YouTube has the same benefits as the photo sharing services – you can share your videos with close friends or the world – and spare acquaintences from the pain and suffering that comes from curious voyeurism. That’s what most people use Facebook for. To spy. I’ll watch your videos and look at your photos just because I want to know more than I should about you, advertisers will do it so they can figure out what best to sell you, other people will do it for more nefarious purposes.

Bookmarks

There are heaps of bookmarking sites out there that let you share bookmarks with relevant keywords – you can also look up what other people have tagged using those words. And save interesting articles to share with your friends.

I’m sure there are plenty of great parenting resources out there and if you want to share tips and tricks, and expert opinions this is a good way to do it. That way I (a non parent) don’t have to be notified by you every time you find an article you’d like to share with half of your friends.

Blogging

Communication works best when it’s "opt in" or permission driven. If you want people to listen to what you have to say, don’t do it to a captive audience, build an audience by being useful and informative.

I may be your friend on Facebook because I want to occasionally invite you to social functions – and lets face it, parents complain about being out of the social loop, I may be your friend because we are part of the same organisation… generally your Facebook friends aren’t only your closest friends. So don’t treat them like they are.

I might be biased – but I think the best forum for sharing your opinion in an opt in manner is on a blog. People have to make a decision to visit it, to come back, or to subscribe. It’s easier not to go back to an annoying blog than it is to unfriend someone you know but don’t want to hear from. And much less socially perilous.

Forums and user groups

If you’re looking for support with specific problems related to parenting why not join a forum. Forums are great. They’re the best way to get assistance from the "hive mind". They’re completely opt in. They’re a community. And there are forums for just about everything – and if you can’t find one they’re pretty easy to start.

You can also share all your milestones with people who will share your joy.

Email

Most of the reasons people give for sharing stuff on Facebook (relatively public) could be done via a targeted group email (relatively private). If you’re friends with someone on Facebook you have their email address. Be polite. Email the people you want to share your information with.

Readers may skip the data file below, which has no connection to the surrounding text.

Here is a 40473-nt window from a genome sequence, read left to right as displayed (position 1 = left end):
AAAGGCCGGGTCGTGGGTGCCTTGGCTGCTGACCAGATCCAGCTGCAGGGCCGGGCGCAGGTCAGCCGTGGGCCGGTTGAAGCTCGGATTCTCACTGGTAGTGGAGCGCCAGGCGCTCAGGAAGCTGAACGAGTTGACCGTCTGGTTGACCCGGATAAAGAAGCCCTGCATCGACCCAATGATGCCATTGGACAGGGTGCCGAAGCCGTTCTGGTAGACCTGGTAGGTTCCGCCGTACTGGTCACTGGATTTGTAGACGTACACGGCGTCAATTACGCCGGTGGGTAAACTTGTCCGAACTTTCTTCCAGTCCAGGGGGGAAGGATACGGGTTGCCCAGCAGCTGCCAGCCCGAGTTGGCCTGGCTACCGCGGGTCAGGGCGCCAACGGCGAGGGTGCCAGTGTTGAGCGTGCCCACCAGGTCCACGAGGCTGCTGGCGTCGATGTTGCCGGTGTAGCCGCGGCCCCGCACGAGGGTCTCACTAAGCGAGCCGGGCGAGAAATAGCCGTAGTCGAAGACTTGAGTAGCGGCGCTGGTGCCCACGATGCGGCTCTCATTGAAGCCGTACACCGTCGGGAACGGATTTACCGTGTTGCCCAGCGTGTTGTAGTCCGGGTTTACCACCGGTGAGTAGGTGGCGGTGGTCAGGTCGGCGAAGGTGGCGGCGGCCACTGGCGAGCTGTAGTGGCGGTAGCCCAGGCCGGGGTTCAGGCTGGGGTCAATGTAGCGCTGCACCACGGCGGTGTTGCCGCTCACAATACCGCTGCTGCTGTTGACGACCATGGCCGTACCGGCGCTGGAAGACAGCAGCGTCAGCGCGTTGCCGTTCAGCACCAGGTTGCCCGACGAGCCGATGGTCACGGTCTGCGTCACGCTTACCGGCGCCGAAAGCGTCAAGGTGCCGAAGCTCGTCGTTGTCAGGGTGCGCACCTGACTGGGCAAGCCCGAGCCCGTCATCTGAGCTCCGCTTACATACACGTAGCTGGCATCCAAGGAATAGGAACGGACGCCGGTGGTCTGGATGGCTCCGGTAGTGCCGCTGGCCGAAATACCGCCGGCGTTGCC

Facebook

I’ve left Facebook to last (and MySpace off the list entirely) because I think it dabbles too much in the areas better covered by tools specifically designed for specific purposes. Unless you want to set up privacy settings and sharing settings you’re broadcasting everything to either your entire friends list (or the world) and relying on them to filter it.

Facebook is widely abused. Some people should have lisences revoked for anti-social behaviour.

Having said that, Every one of these previously mentioned tools can be achieved using Facebook – it’s powerful. It’s a great platform for sharing photos, video, bookmarks, and opinions, and for conducting forums, advertising events and soliciting feedback and advice. It’s also a pretty functional email platform.

But with great power comes great responsibility. If you’re going to use it for all of these purposes – Be a good citizen of the online world. Use it appropriately.

  1. Protect your photos.
  2. Set up groups for discussions about parenting where you can overshare to your heart’s content.
  3. Set up events and invite only the people you’d like to attend.
  4. Don’t spam people with needless applications.
  5. Don’t have private conversations on people’s walls.
  6. Use the "email" capacity of Facebook to keep things private.
  7. Don’t send unsolicited promotional stuff to people about your courses and stuff.
  8. By all means use your status to invite people to peruse your blog, your business website, your business Facebook page, etc, but do so sparingly. Once every ten minutes is too much.